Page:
Discover the most famous historical landmarks in Siena to explore on your own, or to enjoy when on a shore excursion from the cruise to the port of Livorno
All shore excursions to Siena will take cruise visitors through a few important landmarks. Inevitably, time constraints on a guided tour do not allow a visit to all historical landmarks or even to have some of these pointed out.
Arch entrance to the Piazza Del Campo
Photo: Jorge Royan CC-by-SA
- Piazza del Campo
- Palazzo Communale - Town Hall
- Piazza and Palazzo Salimbeni
- Palazzo Tolomei
- Palazzo Chigi-Saracini
- Loggia della Mercanzia
- Orto Botanico
- Fortezza Medicea
The good news is that tour guides always take cruise passengers to Piazza del Campo, one of the most spectacular squares in Italy and the World. However, if the cruise traveler decides to explore Siena independently, or on your own, you will be able to enjoy many of the Siena's landmarks.
1. Piazza del Campo
The Piazza del Campo is such a popular spot for both tourists and locals that it is often referred to simply as “il Campo.” It is a huge sloping square that was originally 13th century marketplace, and is still the center of Sienese economic, social, and cultural events. Perhaps the most well-known event held in il Campo is the Palio horse races put on twice a year.
Siena - Piazza Del Campo
Photo by Manfred Heyde CC-by-SA
During the races, the piazza is crammed with crowds eager to get a glimpse of the horses as they round its outer edge. Even on a normal day, the piazza is filled with people out for a stroll, sightseeing, or enjoying lunch at one of the many restaurants. The major attractions in and around il Campo are the Palazzo Publico, Torre del Mangia, and the Fonte Gaia.
Fonte Gaia, Siena
Photo: Markus Mark CC-by-SA
2. Palazzo Communale/Publico
(Town Hall - Museum)
Siena - Piazza Del Campo
Photo by Jorge Royan CC-by-SA
The Palazzo Communale, or Palazzo Publico, is located at the bottom of the Piazza del Campo where it has stood since 1250. The Palazzo has been the seat of Siena’s Municipality since its construction. Today the building also houses the Museo Civico, which houses a wonderful collection of colorful frescoes throughout a series of hallways and rooms. Simply strolling around the Palazzo Communale’s ground floor courtyard is free, but visitors must buy a ticket to view the museum and the Torre del Mangia.
Torre del Mangia: The most famous (and photographed) tower in Siena, 330 feet high dominated the Piazza del Campo. The city’s municipality commissioned Francesco and Muccio di Rinaldo to design the tower and Maestro Agostino di Giovanni to build the tower in 1325. It was completed in 1348 right before the plague swept through the city. The Torre del Mangia is the tallest tower in Siena and the second tallest in Tuscany. Visitors can buy at ticket in the Palazzo Publico to climb to the top for a stunning view of the city.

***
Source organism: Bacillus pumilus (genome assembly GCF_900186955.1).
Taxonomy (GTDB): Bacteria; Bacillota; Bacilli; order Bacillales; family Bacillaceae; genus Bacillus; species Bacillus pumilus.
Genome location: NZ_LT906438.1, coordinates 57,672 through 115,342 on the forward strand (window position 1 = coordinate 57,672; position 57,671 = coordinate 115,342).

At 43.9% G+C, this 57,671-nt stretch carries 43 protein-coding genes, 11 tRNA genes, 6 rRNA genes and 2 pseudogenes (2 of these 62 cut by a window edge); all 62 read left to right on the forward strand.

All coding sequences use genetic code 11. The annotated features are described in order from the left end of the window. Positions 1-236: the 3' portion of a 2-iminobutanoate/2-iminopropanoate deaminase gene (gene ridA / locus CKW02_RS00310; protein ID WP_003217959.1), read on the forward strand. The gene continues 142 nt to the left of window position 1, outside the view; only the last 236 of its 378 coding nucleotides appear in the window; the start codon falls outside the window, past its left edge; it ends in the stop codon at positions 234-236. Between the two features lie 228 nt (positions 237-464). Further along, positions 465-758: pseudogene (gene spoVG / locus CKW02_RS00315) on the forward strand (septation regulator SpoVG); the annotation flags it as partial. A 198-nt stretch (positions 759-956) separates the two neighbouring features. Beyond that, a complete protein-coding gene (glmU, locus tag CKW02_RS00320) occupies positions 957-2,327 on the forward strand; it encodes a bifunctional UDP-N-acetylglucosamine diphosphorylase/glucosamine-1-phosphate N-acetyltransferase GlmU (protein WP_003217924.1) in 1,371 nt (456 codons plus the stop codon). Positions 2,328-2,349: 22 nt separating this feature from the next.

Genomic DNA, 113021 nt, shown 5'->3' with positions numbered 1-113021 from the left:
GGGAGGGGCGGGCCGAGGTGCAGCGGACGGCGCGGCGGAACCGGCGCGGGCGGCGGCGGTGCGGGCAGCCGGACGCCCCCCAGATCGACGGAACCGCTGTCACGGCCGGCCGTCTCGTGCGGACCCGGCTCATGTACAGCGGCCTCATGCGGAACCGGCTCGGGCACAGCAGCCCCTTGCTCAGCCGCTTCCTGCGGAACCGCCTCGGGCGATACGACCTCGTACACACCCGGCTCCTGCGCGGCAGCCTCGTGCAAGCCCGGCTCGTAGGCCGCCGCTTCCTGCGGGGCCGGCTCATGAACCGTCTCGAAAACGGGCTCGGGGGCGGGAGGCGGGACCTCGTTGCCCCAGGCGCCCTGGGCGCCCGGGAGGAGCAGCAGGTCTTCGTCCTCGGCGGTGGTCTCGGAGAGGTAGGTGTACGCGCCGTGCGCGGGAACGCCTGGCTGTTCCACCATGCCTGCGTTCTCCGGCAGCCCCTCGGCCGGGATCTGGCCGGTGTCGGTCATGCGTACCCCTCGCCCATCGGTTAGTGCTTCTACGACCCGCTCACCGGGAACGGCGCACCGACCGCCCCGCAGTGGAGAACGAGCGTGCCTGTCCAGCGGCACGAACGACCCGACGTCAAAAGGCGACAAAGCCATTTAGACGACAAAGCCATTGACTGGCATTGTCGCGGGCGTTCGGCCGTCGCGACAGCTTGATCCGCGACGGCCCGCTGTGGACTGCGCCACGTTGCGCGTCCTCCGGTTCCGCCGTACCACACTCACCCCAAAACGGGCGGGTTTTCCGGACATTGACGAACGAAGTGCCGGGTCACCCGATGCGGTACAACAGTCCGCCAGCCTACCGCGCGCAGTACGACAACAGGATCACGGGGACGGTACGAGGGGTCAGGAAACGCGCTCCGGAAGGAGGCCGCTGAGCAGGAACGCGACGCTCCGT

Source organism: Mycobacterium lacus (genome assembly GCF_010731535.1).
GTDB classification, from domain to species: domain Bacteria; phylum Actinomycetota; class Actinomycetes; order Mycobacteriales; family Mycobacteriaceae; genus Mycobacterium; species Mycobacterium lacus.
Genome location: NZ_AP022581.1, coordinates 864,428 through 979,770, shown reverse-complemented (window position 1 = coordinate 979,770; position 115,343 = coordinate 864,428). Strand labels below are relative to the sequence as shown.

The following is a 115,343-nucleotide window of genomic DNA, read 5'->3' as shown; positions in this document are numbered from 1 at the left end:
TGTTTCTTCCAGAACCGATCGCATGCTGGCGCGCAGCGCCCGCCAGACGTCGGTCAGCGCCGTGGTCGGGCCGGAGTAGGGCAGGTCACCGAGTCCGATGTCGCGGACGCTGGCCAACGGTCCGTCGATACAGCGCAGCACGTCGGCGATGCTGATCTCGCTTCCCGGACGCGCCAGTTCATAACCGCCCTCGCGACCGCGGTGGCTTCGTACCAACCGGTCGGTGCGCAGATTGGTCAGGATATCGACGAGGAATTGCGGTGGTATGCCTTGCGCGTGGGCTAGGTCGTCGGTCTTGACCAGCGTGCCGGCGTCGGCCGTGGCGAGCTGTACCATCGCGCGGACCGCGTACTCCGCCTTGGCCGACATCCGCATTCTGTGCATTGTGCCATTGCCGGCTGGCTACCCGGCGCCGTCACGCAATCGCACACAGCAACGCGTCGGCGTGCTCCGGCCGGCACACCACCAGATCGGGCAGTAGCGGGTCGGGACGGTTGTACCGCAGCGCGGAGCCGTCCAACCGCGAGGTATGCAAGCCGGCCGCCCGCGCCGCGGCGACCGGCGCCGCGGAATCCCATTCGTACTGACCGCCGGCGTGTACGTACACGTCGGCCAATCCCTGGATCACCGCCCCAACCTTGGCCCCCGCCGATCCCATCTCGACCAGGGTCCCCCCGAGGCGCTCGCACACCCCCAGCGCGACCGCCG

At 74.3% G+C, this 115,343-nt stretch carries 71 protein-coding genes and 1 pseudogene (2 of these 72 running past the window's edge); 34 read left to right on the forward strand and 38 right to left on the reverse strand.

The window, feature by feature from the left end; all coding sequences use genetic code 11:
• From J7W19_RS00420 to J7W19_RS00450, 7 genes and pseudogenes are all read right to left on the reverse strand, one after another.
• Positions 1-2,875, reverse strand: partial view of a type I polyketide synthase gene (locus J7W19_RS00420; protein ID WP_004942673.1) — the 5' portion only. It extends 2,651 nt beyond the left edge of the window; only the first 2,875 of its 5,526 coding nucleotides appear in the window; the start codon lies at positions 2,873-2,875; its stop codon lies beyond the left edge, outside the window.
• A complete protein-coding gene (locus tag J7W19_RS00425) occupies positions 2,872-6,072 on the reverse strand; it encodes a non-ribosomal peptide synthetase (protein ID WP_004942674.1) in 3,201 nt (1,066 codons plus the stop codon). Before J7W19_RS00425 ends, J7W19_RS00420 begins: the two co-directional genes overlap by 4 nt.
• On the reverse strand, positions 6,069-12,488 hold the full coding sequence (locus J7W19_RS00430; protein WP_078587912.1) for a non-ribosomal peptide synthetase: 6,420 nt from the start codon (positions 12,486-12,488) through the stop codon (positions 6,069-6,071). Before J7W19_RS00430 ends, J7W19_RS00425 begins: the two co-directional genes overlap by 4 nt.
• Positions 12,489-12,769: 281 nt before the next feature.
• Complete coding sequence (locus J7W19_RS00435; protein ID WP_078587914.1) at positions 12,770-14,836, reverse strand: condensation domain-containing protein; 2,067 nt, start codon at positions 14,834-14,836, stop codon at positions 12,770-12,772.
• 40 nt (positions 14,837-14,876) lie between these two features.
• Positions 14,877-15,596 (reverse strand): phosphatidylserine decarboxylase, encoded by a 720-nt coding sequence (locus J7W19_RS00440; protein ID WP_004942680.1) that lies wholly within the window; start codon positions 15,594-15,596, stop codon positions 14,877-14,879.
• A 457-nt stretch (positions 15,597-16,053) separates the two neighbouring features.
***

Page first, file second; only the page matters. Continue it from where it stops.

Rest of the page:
3. Piazza and Palazzo Salimbeni
The Piazza Salimbeni was not much to behold until 150 years ago when Giuseppe Partini completely redesigned it in the Renaissance fashion with a monument to Sallustio Bandini standing in its center. Bordering the piazza on one side is a 14th century Gothic Palazzo Salimbeni, which houses the Monte dei Paschi di Siena – one of Italy’s oldest banks.
Siena - Palazzo Salimbeni
Photo by Sailko CC-by-SA
4. Palazzo Tolomei
(Siena Old Palace)
Built in 1205, the Palazzo Tolomei is one of Siena’s oldest palaces. The palace was rebuilt in 1267 after a large fire. It was owned by the Clique of the Tolomei, which was a power Sienese family that rivaled the Salimbeni family. Interestingly, both families had their palaces not far from each other, on Via Banchi di Sopra, on what are now the Piazza Tolomei and Piazza Salimbeni. Facing the Palazzo Tolomei, the Chiesa di San Cristoforo (Church of St. Christopher) is a site not to be missed.
Photo by Hermann Junghans CC-by-SA
5. Palazzo Chigi-Saracini
The Palazzo Chigi-Saracini was built for the Marescotti family in the 12th century and used as the seat of Siena’s Municipality until the Palazzo Pubblico was built. The Piccolomini-Mandoli family bought it in the 16th century before it was passed to the Saracini family in 1770 and inherited by the Chigi family in 1877. It has housed the Accademia Musicale Chigiana since 1930.
Siena - Palazzo Chigi Saracini
Photo by Steph Rocket CC-by-SA
6. Loggia dei Mercanzia
The Loggia dei Mercanzia is located near the Croce del Travaglio that was once the seat of the commercial court and now the home of the Circle of America. The bottom part of the structure was built in 1428 and the tabernacle was added in 1765.
Photo © IQCruising.com
Fontebranda is Siena’s oldest and most famous fountain. Not only is it mentioned in the 30th canto of Dante’s Inferno, it has provided enough water over the centuries to quench the Sienese people’s thirst and support numerous mill operations.
Siena - Fonte Branda
Photo by Markus Mark CC-by-SA
8. Orto Botanico
The Orto Botanico is a large botanical garden maintained by the University of Siena. It started out as the university’s medicinal herb garden in 1588, but became a collection of exotic plants in 1759. By 1784, the garden grew to over 1,000 plants representing about 900 species. Today the Orto Botanico features both plants found in Tuscany and those that are exotic to the region.
9. Fortezza Medicea
The well-maintained fortress dates back to the mid-16th century and rests on top of a grassy hill on the northwest which affords visitors a wonderful view of the city. Aside from the large grassy area on the interior of the fort, the Enoteca Italian is home to over 1,500 bottles of wine that can be sampled in its tasting room. The Enoteca shares space in the Fortress with the Siena Jazz School.